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Book Details ​

  • File Size: 111 KB

  • Print Length: 69 pages

  • Publisher: Dondretta Strong; 1 edition (December 20, 2017)

  • Publication Date: December 20, 2017

  • Sold by: Amazon Digital Services LLC

  • Language: English

C H A P T E R    O N E

 T H E   G E N E S I S


     It all started July 2, 1965. This is when God saw the need to create a unique being by the name of Dondretta DeGraffenreid in the small town of Aliceville, 30 miles southeast of Tuscaloosa. This is where you would find the heirs of the late Aaron Harris and Roberta Ball.  All of my memories are surrounded by childhood episodes that stem anywhere from chores on the farm to wrestling matches with cousins. When I think of the many days of hot summers and mild winter months, I see a clear picture of what my life was like then. This is where my story begins.

    Every morning during school days, I would wake up to the aroma of Momma’s cooking. Grits, sausage, bacon, homemade cheese biscuits, fat back… I couldn’t wait to roll out of bed and step on the cold wooden floor to satisfy my growling stomach. The room would sometimes be dim, cool, and poorly lit before the sunshine appeared through the window. This never stopped me on my mission to a delicious meal Momma prepared. My youngest sister, Cicely, was always slow to move from the comfort of her covers. No matter what the meal nor the call, she would be the last to arrive. My niece Belle would come reluctantly. The three of us would sit and eat as Momma looked from a distance as we enjoyed all the way down to the last stroke of molasses. Then there came Momma’s voice, “Y’all better get up from that table before you miss the bus. C’mon now! Get yo’self-dressed!” 

    With no indoor plumbing, we fought for the wash pan. My niece, Belle, always won because she was the oldest, and then there was me, finally, Cicely. Our teeth were always white as snow, but baking soda left the mouth dry and tasteless. Well, I would also add it left you thirsty—Oh, but it did the job well. We could hear the bus before it arrived at our door. We also could hear our cousin a half a block down the dirt road yelling, “Here comes the bus!” The bus stopped at his house first, so this was the warning that we should make our way out the door. The three of us would charge out, slamming the screen door behind and Momma yelling back, “Didn’t I tell y’all not to slam that door? Imma whip y’all butts!”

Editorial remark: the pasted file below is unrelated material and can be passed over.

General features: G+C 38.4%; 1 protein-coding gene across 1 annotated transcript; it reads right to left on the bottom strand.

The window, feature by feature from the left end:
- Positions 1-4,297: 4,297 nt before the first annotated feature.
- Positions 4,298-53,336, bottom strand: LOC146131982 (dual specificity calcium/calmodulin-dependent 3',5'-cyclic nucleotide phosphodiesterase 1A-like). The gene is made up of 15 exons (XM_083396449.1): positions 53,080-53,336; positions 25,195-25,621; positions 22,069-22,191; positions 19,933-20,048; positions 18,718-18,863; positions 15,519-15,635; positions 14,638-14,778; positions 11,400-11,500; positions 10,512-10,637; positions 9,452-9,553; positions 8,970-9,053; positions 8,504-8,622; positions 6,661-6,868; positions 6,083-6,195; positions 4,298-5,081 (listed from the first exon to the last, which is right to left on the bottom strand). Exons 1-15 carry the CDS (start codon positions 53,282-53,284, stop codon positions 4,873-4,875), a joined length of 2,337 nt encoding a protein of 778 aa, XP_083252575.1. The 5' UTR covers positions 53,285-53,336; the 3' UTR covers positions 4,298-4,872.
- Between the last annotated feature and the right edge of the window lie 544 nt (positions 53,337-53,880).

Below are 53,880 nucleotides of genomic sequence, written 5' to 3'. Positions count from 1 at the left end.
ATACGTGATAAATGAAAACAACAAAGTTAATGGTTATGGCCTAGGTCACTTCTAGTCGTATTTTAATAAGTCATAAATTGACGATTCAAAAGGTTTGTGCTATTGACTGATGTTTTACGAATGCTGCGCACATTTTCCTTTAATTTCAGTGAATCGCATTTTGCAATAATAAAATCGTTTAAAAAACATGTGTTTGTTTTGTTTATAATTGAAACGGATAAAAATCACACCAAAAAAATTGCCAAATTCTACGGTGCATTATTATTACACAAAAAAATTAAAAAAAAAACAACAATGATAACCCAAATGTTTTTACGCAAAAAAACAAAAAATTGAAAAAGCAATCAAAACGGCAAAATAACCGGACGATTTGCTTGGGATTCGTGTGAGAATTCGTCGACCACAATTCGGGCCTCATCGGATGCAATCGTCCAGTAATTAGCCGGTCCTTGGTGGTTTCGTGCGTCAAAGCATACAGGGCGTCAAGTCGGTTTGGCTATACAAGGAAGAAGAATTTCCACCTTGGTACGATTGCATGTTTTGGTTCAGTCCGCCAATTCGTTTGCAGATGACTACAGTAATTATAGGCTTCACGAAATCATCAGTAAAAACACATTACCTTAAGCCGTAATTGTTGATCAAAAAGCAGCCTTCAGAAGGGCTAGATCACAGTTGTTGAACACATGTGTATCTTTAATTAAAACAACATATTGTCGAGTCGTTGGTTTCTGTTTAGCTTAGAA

Out the front door, down the dusty pathway to the bus stop, this is where we’d meet our serious cousin, the bus driver. She’d fling open the door and bark, “Hurry up! Get on the bus!” Before we could make our way to a seat, she would hit the gas pedal and of course, we’d all go at an angle to the back of the bus and later come back to the mid-section for a seat. Every morning and afternoon, you could always find noise on the Harris Quarter bus. The noise never prevented me from daydreaming about Friday and Saturday evening. This is when I looked forward to Momma and cousin Bueller as they found their way to their favorite rocking chairs on the front porch. Cuffed in the center of their apron they had tubs of corn to be shucked. The sun would be just starting to set. My cousin and I were done with chores so we would meet up in the front yard with our mason jars lined halfway with grass for the grasshoppers and fireflies we would plan to catch while Momma and cousin Essie Mae would eagerly work to get to the weekend. The next day would be Saturday, which meant a fish fry in the backyard. Momma would convince our adult cousins to head to the creek with fishing poles and rods to catch the biggest of the catfish. “Hurry!” she would say, “I know they biting. We had a fresh rain come through late last night.”